In March 2011 Euromonitor International reported on new findings and guidelines for vitamin D consumption. This update provides recent research developments that may bode well for vitamin D in the vitamins and dietary supplements market.
Vitamin D research
Vitamin D is well-established as a key nutrient for bone health, but a few new scientific studies have discovered some other exciting potential associations. One of the most prominent of these is a December 2011 Oxford University study in the Annals of Neurology. Researchers found a genetic variant that causes vitamin D deficiency and also seems to be directly linked to multiple sclerosis (MS), a chronic disease affecting the central nervous system.
Though more investigation is needed, there is enough evidence to support the implementation of large-scale studies on preventive vitamin D supplementation for MS, particularly in areas with low levels of sunlight like Scotland, which has the highest incidence of MS in the world.
The relationship between obesity and diabetes and vitamin D is another popular research topic. A September 2011 study in the journal Diabetologia found vitamin D intake and circulating levels to be unrelated to the development of type 1 diabetes in young children. Type 2 diabetes, however, may share a connection.
A study in the December 2011 Journal of Clinical Endocrinology and Metabolism found that low levels of vitamin D are more common in obese children and that these children have higher degrees of insulin resistance, which is associated with an increased risk of type 2 diabetes. Additionally, a November 2011 University of Missouri study reported that providing a high daily dose of a vitamin D supplement is safe and effective for obese and overweight adolescents.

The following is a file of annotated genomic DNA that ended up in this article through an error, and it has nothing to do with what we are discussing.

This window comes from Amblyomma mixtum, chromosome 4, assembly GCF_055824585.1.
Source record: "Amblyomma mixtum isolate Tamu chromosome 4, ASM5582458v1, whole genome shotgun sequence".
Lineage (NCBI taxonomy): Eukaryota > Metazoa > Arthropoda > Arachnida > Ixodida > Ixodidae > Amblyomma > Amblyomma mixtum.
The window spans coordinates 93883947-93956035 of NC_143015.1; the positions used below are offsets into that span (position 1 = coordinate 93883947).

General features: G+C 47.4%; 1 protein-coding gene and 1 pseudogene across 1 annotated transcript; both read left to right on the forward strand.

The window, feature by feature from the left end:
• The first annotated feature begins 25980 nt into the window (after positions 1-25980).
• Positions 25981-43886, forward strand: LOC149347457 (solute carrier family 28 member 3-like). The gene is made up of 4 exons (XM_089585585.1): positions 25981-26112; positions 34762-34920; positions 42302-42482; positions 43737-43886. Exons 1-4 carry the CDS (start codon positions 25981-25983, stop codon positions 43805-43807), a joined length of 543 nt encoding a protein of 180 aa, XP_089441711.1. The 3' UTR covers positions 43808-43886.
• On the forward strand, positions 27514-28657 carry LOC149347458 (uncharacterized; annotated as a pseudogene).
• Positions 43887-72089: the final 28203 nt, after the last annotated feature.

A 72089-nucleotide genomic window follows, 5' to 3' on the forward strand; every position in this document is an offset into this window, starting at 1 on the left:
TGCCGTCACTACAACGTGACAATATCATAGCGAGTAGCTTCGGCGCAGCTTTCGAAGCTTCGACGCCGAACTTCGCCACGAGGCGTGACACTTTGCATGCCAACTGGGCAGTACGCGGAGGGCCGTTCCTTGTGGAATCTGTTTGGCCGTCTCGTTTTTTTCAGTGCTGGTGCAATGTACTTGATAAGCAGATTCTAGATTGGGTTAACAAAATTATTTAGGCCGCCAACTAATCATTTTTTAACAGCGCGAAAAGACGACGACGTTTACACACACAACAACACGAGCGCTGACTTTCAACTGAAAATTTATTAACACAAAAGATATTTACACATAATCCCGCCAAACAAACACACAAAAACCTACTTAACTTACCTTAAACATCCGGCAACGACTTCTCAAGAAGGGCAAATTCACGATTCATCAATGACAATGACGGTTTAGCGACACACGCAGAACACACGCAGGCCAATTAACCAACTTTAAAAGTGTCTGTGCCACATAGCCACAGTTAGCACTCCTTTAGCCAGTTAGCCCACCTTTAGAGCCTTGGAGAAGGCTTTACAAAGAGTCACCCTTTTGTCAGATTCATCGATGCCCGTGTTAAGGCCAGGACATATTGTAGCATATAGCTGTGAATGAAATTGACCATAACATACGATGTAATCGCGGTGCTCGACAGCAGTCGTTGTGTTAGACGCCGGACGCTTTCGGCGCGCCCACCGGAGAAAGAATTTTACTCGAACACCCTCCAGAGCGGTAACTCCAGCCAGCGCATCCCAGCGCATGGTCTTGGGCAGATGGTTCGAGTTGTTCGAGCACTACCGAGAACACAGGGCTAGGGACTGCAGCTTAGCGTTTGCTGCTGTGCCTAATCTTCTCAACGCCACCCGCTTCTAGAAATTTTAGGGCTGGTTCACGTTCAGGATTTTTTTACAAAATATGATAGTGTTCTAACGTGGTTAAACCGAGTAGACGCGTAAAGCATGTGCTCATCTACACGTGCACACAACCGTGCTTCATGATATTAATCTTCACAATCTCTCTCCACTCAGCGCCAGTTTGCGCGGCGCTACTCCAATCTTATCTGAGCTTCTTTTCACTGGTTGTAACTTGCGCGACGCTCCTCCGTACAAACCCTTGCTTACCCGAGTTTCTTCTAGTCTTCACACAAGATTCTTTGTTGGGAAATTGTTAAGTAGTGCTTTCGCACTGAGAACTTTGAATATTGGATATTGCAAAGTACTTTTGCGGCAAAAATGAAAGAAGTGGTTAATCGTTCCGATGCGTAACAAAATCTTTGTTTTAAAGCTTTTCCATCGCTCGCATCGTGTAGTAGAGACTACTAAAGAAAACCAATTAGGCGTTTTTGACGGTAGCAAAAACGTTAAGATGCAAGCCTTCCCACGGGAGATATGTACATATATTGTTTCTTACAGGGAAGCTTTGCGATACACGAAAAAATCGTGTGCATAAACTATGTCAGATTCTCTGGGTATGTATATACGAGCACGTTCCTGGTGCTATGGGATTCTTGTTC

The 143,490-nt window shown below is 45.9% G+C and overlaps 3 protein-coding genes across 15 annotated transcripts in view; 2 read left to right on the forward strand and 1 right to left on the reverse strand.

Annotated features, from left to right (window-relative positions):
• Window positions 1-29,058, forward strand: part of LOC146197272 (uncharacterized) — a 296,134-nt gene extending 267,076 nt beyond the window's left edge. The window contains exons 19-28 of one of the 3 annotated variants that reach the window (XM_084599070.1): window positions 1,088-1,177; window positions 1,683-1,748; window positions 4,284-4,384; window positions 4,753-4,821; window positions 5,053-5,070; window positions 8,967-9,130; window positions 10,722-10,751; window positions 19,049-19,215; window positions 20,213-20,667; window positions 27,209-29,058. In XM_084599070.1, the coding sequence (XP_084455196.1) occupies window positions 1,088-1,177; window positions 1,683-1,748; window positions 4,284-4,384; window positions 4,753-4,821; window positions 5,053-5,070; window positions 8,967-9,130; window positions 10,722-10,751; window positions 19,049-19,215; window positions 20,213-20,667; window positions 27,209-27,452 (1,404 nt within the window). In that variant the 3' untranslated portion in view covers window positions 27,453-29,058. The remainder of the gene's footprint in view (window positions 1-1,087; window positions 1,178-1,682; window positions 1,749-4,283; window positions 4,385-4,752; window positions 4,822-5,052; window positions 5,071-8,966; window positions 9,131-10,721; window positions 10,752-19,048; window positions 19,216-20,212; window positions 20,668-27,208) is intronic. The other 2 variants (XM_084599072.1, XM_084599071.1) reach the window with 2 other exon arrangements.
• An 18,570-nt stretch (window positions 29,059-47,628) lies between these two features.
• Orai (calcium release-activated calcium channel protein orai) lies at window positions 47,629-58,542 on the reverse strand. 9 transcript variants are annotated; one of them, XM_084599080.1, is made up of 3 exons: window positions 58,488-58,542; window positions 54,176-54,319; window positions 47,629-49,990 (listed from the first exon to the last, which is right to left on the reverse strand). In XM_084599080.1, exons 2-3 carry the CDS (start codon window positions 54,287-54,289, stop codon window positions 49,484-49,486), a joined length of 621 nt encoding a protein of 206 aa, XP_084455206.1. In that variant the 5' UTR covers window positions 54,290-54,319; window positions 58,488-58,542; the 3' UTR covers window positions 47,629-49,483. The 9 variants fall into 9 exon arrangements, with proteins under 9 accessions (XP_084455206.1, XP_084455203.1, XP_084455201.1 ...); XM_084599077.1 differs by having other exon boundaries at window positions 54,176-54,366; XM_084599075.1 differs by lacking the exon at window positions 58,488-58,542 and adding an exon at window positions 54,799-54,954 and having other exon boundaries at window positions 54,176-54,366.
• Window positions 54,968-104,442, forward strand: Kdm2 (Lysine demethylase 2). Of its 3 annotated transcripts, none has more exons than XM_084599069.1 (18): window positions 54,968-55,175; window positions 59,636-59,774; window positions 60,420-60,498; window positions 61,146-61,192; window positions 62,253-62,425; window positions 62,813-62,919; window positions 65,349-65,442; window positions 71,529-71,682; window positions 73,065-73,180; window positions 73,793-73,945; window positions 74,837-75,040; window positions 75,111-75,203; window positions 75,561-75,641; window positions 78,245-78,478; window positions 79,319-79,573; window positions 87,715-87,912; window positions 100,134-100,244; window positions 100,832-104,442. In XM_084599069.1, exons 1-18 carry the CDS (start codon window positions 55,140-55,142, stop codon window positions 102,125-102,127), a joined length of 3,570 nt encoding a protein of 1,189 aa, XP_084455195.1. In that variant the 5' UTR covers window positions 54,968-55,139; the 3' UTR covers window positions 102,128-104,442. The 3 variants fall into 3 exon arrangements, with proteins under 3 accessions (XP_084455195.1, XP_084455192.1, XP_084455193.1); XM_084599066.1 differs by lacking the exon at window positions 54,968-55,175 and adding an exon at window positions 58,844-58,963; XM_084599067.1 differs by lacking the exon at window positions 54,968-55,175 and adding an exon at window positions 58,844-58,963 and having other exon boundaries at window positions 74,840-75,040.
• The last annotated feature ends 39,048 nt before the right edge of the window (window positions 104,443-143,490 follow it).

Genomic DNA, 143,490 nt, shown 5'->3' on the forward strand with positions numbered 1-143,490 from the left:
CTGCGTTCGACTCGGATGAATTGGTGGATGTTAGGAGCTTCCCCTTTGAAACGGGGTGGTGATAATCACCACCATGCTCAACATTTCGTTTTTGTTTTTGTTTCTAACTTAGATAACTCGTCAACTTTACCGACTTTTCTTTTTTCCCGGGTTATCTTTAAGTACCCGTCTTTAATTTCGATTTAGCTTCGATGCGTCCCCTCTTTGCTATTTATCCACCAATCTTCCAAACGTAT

This group is commonly deficient in vitamin D because they absorb it in their fat stores, preventing it from being utilized in the blood. Supplementation may also be beneficial for women with low vitamin D levels; a December 2011 study in the journal Obstetrics and Gynecology found that women with low blood levels have a 170% higher risk of urinary incontinence than those with higher levels. A November 2001 Harvard University study, meanwhile, discovered that men with sufficient or only mild insufficient blood levels of vitamin D may have a 30% reduced risk of developing pancreatic cancer.
Some news is more ambiguous. Research presented at the American Heart Association Scientific Sessions in November 2011 showed that those with excess levels of vitamin D have a 2.5 times greater risk of developing atrial fibrillation, a condition that affects heartbeat and can cause blood to pool and clot. The study, however, categorized groups of subjects as having low, low/normal, normal, high/normal, and excess blood levels of vitamin D; excess levels compared to normal levels was the only grouping that increased atrial fibrillation risk.
The market size for vitamin D increased 17% in 2011, according to Euromonitor International data, and is expected to grow by 11% in 2012. A July 2011 study published in the Cochrane Database of Systematic Reviews may further support this growth. In evaluating vitamin D supplementation for the prevention of adult mortality, it discovered that over-the-counter (OTC) vitamin D (D3) is more effective than prescription vitamin D (D2).
A subsequent review by the Vitamin D Council acknowledged that more research is needed to verify the reason for D3’s superiority, but also advocated that doctors recommend the OTC product. New scientific developments are occurring all the time, but at the moment, vitamin D is winning praise.